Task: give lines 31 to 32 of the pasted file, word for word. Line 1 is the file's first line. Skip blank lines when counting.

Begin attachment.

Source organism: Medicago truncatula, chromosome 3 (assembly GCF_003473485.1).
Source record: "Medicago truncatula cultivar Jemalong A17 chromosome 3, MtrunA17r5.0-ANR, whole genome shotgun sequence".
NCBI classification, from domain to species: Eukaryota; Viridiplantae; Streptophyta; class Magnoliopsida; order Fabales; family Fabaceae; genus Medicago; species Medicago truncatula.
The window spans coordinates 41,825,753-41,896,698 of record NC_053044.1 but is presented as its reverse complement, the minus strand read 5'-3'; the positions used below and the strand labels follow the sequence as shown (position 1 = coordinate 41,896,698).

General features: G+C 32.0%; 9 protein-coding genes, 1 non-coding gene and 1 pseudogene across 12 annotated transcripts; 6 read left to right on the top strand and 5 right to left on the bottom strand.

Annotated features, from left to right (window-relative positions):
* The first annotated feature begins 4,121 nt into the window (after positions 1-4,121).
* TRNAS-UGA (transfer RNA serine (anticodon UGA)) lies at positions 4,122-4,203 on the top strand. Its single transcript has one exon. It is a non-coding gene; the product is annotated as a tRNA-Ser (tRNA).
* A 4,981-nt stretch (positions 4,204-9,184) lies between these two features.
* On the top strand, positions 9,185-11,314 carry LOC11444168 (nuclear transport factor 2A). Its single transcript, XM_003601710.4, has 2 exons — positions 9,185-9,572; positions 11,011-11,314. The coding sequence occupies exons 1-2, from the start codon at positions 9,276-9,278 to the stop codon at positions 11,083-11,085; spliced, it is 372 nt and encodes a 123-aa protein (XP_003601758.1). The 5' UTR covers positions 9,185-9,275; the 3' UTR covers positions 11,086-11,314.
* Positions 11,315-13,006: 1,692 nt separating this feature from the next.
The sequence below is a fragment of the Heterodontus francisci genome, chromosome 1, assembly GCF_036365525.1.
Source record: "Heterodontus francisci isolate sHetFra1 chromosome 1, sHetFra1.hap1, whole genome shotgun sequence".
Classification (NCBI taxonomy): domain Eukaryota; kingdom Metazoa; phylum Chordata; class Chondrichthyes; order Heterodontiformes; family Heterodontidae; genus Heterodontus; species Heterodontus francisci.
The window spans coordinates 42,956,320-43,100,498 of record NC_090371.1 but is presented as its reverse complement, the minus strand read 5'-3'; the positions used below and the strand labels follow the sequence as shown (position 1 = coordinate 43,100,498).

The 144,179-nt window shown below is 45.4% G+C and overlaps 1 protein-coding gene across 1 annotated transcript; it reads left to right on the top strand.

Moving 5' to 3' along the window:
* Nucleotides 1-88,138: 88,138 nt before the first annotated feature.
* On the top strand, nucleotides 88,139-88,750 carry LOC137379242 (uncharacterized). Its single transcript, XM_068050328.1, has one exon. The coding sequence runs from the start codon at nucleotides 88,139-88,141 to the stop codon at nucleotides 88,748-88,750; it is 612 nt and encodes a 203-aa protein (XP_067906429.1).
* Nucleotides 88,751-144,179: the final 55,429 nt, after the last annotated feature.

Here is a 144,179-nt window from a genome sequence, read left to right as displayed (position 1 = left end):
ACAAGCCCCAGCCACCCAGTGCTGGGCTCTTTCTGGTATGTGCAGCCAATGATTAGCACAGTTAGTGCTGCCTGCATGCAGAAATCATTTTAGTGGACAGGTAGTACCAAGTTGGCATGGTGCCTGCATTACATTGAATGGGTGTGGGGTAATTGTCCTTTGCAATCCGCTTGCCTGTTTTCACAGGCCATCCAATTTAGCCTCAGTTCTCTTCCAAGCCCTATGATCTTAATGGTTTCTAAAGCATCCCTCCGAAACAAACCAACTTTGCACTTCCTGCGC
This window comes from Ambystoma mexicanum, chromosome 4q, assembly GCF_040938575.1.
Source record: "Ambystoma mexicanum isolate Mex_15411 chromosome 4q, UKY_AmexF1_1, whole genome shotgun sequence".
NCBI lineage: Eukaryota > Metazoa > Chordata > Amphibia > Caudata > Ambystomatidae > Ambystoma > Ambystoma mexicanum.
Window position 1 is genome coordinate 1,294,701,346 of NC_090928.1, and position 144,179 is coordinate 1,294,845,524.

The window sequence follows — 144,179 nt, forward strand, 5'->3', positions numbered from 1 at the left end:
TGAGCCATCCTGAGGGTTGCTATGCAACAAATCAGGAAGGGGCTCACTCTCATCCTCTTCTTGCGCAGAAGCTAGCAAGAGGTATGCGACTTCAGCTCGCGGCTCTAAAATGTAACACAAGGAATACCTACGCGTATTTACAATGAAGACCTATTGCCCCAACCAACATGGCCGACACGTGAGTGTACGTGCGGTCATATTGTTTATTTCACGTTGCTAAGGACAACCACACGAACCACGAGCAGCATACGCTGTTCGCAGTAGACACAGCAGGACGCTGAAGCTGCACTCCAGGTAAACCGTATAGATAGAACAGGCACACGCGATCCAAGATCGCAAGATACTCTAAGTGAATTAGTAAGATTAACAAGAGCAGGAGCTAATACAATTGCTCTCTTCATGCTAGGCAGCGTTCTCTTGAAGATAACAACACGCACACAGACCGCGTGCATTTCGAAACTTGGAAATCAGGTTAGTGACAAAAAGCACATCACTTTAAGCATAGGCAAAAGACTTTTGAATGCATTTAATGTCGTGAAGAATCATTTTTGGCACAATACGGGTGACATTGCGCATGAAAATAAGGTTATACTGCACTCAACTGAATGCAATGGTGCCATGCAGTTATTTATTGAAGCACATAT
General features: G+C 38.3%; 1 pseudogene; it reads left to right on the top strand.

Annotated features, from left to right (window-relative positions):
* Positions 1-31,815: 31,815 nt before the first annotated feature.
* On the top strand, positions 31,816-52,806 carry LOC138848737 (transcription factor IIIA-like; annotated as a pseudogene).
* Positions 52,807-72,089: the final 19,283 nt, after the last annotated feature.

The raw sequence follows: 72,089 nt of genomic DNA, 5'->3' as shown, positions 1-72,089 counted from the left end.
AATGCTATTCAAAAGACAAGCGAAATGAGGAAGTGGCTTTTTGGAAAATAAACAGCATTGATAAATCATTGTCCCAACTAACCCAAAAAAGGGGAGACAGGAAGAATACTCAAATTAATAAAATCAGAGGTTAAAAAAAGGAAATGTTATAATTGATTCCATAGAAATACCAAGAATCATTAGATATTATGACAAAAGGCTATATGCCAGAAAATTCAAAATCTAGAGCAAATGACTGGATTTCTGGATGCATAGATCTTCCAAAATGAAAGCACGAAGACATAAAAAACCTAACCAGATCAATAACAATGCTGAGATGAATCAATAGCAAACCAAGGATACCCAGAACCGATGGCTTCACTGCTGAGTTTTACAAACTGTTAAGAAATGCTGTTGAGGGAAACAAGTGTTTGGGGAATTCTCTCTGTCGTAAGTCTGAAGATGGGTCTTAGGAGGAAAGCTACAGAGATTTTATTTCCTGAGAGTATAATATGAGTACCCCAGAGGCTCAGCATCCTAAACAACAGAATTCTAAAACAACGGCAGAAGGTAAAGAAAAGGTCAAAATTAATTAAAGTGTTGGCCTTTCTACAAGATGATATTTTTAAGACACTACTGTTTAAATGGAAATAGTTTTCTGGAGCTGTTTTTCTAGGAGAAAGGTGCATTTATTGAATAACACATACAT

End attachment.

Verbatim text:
* Positions 1-31,815: 31,815 nt before the first annotated feature.
* On the top strand, positions 31,816-52,806 carry LOC138848737 (transcription factor IIIA-like; annotated as a pseudogene).